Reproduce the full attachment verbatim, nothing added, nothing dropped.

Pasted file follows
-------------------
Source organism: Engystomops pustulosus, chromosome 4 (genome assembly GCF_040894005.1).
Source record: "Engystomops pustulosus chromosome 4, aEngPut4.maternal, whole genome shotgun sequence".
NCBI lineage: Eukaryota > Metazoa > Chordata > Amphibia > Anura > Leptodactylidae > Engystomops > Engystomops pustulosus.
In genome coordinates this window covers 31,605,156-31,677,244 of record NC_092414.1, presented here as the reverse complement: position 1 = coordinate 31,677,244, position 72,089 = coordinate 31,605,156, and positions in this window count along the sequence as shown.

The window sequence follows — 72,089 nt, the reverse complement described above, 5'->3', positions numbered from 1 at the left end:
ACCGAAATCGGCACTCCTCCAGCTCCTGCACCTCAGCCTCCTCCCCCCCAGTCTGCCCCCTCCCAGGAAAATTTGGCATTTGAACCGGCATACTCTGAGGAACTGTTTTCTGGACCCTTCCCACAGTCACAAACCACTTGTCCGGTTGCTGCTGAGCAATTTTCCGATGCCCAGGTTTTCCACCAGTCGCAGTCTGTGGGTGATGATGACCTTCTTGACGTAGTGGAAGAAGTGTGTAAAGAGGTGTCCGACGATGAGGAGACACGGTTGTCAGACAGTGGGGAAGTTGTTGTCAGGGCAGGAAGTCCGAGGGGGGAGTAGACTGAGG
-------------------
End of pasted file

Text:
Source organism: Engystomops pustulosus, chromosome 4 (genome assembly GCF_040894005.1).
Source record: "Engystomops pustulosus chromosome 4, aEngPut4.maternal, whole genome shotgun sequence".
NCBI lineage: Eukaryota > Metazoa > Chordata > Amphibia > Anura > Leptodactylidae > Engystomops > Engystomops pustulosus.
In genome coordinates this window covers 31,605,156-31,677,244 of record NC_092414.1, presented here as the reverse complement: position 1 = coordinate 31,677,244, position 72,089 = coordinate 31,605,156, and positions in this window count along the sequence as shown.

The window sequence follows — 72,089 nt, the reverse complement described above, 5'->3', positions numbered from 1 at the left end:
ACCGAAATCGGCACTCCTCCAGCTCCTGCACCTCAGCCTCCTCCCCCCCAGTCTGCCCCCTCCCAGGAAAATTTGGCATTTGAACCGGCATACTCTGAGGAACTGTTTTCTGGACCCTTCCCACAGTCACAAACCACTTGTCCGGTTGCTGCTGAGCAATTTTCCGATGCCCAGGTTTTCCACCAGTCGCAGTCTGTGGGTGATGATGACCTTCTTGACGTAGTGGAAGAAGTGTGTAAAGAGGTGTCCGACGATGAGGAGACACGGTTGTCAGACAGTGGGGAAGTTGTTGTCAGGGCAGGAAGTCCGAGGGGGGAGTAGACTGAGG